and they give us all of that. What I want to think about in this video is how should we model these? If we want to model these with functions and the choices we'll give ourselves, there are other options, but the choices we'll give
ourselves in this video are linear, and linear versus exponential functions. Which of these are going to be better for modeling this data? So let's first look at the oak tree. A key to realization is,
whenever I have a fixed increase in time, so each of these steps, this is plus three years. So it's a fixed increase in time. What happens to my number of branches? Is it going to be a fixed change, or roughly a fixed change in which case a linear model might be good, or is it going to be a
change that's dependent on where we were? So what am I talking about? So 34 to 46, that is plus 12. 46 to 59 is plus 13. 59 to 70 is plus 11. 70 to 82 is plus 12. So at first you mention,
well this isn't exactly a fixed change. These numbers they seem to
average right around 12, but when you're looking at real world data you're never gonna get
something that is exact. The models are just going
to give us a good fit. Are going to give us a good approximation of the behavior of the
number of branches over time. For me, this is pretty close
to a constant 12 branches a year. So I would construct a linear model here. I would say here branches as a function of time. Let me be clear, this
isn't 12 branches per year, this is 12 branches every three years. This is 13 branches over three years. This was 11 branches over three years. We're going to average 12
branches over three years. So the number of branches we have, we're gonna start at 34 branches and then minus. If we have 12 branches every three years, that's four branches every, or I should say plus. Four branches every year. And you could test this out. B of zero is gonna give us 34 branches. B of 12. Let's just really test out
the extreme part of the model. B of 12 is going to be 34 plus 48, which is equal to 82. So this model works quite well. It's gonna have a couple of places where it's not exactly fitting the data, but it fits it quite, quite well. This is the linear model. So this one is linear. We also got the birch tree. So time equals zero, so
fixed change in time. Alright, so we have a fixed change in time every time we are moving
into the future, a decade. Let's see, our change in branches. We go from eight to 33. So what is that? That is plus 25 branches. Then we go from 33 to 128. Well that's way more than 25 branches. That's going to be what? Five less than 100. So that's gonna be plus 95 branches. So this clearly is not a linear model. And so let's think in terms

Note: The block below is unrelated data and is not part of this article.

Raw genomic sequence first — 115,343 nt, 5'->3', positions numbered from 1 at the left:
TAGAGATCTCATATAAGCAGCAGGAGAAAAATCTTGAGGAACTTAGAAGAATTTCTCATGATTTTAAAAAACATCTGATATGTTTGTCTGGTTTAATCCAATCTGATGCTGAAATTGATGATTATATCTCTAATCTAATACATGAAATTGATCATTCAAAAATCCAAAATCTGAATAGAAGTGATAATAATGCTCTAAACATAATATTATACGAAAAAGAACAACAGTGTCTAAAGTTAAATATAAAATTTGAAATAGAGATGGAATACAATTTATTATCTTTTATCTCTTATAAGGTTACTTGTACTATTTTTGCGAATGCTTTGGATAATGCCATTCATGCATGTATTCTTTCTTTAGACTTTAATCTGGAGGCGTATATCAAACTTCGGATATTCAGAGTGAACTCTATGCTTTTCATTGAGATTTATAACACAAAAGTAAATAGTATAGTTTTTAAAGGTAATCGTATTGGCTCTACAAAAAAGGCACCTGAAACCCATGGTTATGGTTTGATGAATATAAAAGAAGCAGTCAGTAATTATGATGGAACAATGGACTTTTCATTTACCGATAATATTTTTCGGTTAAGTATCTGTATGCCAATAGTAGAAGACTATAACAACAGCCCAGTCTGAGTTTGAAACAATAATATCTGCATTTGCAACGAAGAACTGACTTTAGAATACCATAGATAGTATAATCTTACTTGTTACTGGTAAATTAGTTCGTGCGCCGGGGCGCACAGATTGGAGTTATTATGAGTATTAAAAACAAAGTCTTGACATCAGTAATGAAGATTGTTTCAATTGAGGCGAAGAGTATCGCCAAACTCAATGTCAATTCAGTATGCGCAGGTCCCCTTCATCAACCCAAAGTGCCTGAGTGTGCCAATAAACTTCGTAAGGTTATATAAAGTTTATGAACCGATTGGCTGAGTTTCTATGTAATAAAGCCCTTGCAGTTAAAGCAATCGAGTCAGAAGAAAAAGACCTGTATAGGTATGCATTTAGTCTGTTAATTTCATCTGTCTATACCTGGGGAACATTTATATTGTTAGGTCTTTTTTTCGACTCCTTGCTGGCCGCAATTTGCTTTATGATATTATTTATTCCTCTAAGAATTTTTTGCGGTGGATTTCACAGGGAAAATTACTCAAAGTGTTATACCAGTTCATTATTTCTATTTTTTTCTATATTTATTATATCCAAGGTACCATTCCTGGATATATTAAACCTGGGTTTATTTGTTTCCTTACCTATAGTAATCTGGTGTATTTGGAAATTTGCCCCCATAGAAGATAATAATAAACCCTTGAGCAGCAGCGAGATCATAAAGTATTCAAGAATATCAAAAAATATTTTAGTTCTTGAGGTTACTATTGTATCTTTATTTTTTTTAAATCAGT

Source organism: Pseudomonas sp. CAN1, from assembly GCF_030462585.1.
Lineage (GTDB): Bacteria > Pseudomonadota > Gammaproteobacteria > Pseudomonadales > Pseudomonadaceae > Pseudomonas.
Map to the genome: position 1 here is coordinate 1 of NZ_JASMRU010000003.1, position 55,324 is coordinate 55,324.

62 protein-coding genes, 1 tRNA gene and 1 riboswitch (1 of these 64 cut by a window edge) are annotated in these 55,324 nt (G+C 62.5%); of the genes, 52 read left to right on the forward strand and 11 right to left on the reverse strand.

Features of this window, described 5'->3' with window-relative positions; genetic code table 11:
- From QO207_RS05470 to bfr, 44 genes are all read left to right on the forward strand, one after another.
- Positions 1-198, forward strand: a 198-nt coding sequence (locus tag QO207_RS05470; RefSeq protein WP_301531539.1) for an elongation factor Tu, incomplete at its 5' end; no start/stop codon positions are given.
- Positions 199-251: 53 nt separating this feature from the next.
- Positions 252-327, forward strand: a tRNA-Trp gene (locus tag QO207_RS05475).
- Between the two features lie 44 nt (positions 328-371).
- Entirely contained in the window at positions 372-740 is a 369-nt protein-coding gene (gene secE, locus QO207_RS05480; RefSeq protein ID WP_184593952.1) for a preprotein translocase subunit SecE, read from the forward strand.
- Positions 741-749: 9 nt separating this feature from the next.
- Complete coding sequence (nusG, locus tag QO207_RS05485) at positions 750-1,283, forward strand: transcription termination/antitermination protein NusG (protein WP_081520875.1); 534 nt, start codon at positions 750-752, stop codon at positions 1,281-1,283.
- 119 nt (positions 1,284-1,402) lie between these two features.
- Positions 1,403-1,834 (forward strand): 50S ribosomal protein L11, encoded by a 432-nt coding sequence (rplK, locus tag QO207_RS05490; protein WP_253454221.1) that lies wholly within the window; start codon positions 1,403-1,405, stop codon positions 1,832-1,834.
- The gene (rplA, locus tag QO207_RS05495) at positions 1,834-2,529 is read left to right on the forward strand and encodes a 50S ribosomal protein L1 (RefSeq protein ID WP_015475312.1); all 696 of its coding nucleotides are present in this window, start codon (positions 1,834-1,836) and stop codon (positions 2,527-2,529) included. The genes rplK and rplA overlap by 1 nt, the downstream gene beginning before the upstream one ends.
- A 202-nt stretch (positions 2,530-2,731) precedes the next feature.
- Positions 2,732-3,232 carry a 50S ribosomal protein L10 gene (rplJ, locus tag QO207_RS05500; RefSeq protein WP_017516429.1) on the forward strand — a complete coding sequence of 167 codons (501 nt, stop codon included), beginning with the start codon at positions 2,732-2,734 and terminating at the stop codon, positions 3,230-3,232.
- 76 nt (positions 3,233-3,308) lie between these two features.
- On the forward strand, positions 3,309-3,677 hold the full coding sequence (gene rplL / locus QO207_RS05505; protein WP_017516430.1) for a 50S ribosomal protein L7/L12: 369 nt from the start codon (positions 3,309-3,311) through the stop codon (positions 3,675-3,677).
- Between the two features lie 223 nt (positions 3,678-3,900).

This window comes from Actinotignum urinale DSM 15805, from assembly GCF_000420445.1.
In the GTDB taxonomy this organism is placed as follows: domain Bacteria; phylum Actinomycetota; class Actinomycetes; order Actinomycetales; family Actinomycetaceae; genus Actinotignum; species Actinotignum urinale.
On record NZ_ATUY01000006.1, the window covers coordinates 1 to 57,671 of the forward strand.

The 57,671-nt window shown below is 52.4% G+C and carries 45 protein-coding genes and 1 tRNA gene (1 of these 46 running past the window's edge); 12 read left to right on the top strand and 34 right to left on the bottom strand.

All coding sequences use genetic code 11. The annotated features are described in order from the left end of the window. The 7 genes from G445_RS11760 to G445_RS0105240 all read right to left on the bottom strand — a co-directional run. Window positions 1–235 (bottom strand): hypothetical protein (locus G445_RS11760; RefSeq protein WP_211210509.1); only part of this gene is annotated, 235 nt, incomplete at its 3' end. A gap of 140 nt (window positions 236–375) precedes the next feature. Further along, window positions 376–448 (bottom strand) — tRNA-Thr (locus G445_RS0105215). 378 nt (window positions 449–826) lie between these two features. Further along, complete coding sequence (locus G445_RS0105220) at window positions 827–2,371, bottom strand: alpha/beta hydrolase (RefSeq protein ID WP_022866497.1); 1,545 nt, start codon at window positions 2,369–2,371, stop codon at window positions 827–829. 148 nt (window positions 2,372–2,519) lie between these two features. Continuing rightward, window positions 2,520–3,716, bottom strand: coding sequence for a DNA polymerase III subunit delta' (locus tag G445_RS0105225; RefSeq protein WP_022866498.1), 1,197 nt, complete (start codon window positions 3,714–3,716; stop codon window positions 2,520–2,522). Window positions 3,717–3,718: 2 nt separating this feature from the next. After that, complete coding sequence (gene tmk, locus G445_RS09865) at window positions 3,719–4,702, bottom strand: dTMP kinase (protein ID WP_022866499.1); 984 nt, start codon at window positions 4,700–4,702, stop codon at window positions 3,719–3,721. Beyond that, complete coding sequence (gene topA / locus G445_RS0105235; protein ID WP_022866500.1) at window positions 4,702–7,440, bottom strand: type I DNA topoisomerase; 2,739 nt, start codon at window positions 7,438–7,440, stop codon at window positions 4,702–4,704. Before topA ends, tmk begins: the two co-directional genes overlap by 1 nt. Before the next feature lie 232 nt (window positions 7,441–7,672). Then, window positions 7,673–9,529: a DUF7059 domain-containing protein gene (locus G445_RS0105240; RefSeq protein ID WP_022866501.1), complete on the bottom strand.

of an exponential model. How much do we have to
multiply to go from... Did I do that right? 128 minus, yeah, if it was 133 then it would be 100 and it's five less than that, okay. So now let's think about it in terms of an exponential model. In terms of an exponential model what do we have to multiply for each step? So if we have a constant step in time, what do we multiply for how much we increase our branches? So if we go to eight to 33, it's gonna be approximately four. It's gonna be a little bit more than four. 33 to 128, well that's gonna be a
little bit less than four, but it's approximately four. 33 times four would be
132, so we're close. 128 to 512, that's exactly four, right? That's exactly 120 times four is 480 plus 32, yup, that is exactly four. So times four. And so it looks like we
keep multiplying by four every 10 years that go by. So one way to think about it is we could say here, BFT, the branches of T, our initial condition,
our initial state is eight and now we could say our
common factor is four. But if we want T to be in years, well every 10 years we
multiply by a factor of four. So T has to go to 10 before we increase the exponent to one, or has to go to 20 until
this exponent becomes two. So eight times four to the T over 10 power seems like a pretty good model. And you could even verify
this for yourself if you like. Try out what B of 30 is going to be. B of 30 would be eight times four. 30 divided by 10 to the third power and what is that going to be? That's going to be four
to the third is 64. 64. Eight times 64 is, it's 480 plus 32. It is 512. So once again, this exponential model for this data does a pretty good job.